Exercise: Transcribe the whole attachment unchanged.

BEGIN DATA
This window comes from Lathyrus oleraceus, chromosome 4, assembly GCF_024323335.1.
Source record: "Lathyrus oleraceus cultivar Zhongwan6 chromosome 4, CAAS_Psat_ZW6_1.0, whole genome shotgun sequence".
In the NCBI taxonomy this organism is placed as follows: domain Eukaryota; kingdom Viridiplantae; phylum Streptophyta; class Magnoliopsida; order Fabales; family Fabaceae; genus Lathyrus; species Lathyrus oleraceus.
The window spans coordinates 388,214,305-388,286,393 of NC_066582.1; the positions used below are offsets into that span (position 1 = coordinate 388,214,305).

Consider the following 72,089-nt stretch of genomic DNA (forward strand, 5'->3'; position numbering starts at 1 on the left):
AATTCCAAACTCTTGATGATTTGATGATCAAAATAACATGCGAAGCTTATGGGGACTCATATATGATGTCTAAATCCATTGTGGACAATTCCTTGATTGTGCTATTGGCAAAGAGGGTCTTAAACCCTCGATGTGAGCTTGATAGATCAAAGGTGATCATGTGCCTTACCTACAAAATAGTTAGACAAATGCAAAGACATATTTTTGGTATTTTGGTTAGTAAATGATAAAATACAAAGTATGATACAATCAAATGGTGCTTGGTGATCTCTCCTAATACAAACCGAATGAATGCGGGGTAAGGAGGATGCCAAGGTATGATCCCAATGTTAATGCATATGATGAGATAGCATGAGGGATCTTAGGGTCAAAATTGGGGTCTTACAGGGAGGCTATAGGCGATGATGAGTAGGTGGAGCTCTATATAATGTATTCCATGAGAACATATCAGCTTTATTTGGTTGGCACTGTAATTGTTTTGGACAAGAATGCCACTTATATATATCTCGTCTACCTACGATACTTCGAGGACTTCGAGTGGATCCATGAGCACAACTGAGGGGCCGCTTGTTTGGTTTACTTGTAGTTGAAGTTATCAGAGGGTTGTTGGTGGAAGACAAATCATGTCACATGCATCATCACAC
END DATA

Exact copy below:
This window comes from Lathyrus oleraceus, chromosome 4, assembly GCF_024323335.1.
Source record: "Lathyrus oleraceus cultivar Zhongwan6 chromosome 4, CAAS_Psat_ZW6_1.0, whole genome shotgun sequence".
In the NCBI taxonomy this organism is placed as follows: domain Eukaryota; kingdom Viridiplantae; phylum Streptophyta; class Magnoliopsida; order Fabales; family Fabaceae; genus Lathyrus; species Lathyrus oleraceus.
The window spans coordinates 388,214,305-388,286,393 of NC_066582.1; the positions used below are offsets into that span (position 1 = coordinate 388,214,305).

Consider the following 72,089-nt stretch of genomic DNA (forward strand, 5'->3'; position numbering starts at 1 on the left):
AATTCCAAACTCTTGATGATTTGATGATCAAAATAACATGCGAAGCTTATGGGGACTCATATATGATGTCTAAATCCATTGTGGACAATTCCTTGATTGTGCTATTGGCAAAGAGGGTCTTAAACCCTCGATGTGAGCTTGATAGATCAAAGGTGATCATGTGCCTTACCTACAAAATAGTTAGACAAATGCAAAGACATATTTTTGGTATTTTGGTTAGTAAATGATAAAATACAAAGTATGATACAATCAAATGGTGCTTGGTGATCTCTCCTAATACAAACCGAATGAATGCGGGGTAAGGAGGATGCCAAGGTATGATCCCAATGTTAATGCATATGATGAGATAGCATGAGGGATCTTAGGGTCAAAATTGGGGTCTTACAGGGAGGCTATAGGCGATGATGAGTAGGTGGAGCTCTATATAATGTATTCCATGAGAACATATCAGCTTTATTTGGTTGGCACTGTAATTGTTTTGGACAAGAATGCCACTTATATATATCTCGTCTACCTACGATACTTCGAGGACTTCGAGTGGATCCATGAGCACAACTGAGGGGCCGCTTGTTTGGTTTACTTGTAGTTGAAGTTATCAGAGGGTTGTTGGTGGAAGACAAATCATGTCACATGCATCATCACAC